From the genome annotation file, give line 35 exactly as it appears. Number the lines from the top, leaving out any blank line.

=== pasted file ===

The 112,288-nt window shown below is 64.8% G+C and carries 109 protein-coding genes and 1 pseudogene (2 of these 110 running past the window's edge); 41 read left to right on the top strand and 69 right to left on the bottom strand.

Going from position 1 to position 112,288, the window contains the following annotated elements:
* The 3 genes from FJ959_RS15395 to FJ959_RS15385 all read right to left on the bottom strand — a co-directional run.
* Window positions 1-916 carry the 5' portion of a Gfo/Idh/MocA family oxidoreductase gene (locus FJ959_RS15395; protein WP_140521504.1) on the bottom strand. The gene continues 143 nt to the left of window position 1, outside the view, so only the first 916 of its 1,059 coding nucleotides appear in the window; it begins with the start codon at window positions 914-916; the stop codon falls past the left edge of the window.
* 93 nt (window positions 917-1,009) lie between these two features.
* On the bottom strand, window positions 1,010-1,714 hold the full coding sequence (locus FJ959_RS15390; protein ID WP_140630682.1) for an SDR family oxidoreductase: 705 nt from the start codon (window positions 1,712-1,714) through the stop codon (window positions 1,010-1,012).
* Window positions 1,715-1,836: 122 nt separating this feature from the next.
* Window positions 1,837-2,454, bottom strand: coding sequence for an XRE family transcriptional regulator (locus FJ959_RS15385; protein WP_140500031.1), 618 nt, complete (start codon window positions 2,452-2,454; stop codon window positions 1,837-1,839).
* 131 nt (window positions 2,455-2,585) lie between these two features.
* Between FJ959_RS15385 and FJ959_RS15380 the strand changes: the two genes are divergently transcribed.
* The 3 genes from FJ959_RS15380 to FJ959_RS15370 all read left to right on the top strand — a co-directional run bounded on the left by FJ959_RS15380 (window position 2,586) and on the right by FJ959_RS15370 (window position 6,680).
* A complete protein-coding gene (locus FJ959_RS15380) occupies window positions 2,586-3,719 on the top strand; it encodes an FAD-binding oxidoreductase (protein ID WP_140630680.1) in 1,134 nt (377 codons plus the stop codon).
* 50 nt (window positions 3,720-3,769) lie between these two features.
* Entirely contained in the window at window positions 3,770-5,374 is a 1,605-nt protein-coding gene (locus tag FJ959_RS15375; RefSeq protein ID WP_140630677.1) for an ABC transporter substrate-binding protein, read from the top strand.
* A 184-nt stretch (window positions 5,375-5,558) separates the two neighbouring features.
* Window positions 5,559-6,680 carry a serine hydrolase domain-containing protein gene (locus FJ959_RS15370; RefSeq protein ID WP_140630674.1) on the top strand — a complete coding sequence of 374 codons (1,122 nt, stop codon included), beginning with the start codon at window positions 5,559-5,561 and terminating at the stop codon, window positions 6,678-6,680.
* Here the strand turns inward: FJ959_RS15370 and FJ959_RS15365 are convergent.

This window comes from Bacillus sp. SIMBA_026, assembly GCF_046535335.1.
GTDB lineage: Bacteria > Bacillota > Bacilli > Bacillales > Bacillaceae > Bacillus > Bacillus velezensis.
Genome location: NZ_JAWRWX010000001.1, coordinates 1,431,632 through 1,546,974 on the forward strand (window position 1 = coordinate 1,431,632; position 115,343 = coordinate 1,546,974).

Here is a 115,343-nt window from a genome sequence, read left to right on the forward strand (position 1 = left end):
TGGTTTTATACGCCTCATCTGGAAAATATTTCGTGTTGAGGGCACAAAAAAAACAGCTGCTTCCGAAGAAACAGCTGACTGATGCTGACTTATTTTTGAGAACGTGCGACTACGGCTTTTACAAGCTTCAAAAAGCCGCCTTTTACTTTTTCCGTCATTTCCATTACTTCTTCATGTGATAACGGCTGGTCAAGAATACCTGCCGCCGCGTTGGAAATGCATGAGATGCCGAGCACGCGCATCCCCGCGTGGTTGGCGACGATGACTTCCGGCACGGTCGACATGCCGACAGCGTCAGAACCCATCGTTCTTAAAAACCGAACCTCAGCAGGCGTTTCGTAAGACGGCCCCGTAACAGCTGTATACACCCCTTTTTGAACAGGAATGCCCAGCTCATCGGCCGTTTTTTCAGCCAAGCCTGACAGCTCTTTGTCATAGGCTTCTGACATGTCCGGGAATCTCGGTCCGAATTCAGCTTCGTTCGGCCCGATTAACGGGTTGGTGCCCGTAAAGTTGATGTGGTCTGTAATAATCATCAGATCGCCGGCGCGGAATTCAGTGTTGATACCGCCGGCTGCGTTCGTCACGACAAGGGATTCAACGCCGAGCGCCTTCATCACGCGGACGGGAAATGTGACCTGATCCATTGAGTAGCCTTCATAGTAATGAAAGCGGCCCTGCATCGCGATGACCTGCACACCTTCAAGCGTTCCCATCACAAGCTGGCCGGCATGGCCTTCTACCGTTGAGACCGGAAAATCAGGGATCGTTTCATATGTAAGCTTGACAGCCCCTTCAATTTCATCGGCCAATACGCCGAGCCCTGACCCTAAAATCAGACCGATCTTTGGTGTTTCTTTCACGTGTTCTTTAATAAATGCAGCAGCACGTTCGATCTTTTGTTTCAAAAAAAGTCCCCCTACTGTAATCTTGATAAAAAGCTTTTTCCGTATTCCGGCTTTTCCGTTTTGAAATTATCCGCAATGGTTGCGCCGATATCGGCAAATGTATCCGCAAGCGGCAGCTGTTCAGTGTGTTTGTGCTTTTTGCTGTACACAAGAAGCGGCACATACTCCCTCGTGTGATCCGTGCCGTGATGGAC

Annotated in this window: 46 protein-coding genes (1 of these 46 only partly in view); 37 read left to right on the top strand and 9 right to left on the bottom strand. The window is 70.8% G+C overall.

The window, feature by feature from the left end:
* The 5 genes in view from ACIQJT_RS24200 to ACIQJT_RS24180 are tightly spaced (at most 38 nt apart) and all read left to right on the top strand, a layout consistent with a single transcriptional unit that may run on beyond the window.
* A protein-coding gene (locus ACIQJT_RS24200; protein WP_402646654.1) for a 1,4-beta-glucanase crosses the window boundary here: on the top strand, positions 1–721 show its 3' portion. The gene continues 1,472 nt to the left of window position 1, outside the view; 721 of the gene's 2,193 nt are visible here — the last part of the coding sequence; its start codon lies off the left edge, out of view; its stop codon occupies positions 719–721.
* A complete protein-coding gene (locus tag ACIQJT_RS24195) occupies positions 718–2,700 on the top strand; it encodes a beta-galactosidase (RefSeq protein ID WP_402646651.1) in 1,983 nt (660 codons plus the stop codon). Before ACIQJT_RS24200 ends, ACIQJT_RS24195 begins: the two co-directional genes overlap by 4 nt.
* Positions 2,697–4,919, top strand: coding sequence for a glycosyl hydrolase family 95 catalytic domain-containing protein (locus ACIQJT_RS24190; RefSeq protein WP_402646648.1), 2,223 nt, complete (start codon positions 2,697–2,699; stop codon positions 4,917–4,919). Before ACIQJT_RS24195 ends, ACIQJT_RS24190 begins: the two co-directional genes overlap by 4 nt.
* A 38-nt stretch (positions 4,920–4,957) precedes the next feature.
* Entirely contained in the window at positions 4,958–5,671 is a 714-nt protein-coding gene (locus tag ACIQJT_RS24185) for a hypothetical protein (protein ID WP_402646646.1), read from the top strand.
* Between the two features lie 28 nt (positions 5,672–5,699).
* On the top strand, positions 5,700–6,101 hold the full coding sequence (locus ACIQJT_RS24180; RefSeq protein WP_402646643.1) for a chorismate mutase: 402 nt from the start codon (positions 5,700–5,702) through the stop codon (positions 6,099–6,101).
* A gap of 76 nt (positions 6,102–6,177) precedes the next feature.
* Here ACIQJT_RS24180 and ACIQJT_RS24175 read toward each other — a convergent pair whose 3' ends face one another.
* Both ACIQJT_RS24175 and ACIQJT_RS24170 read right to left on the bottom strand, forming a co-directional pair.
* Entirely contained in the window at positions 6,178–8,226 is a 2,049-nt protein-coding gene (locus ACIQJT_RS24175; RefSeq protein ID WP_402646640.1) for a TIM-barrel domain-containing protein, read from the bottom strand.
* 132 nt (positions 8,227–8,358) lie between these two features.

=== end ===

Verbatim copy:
* Both ACIQJT_RS24175 and ACIQJT_RS24170 read right to left on the bottom strand, forming a co-directional pair.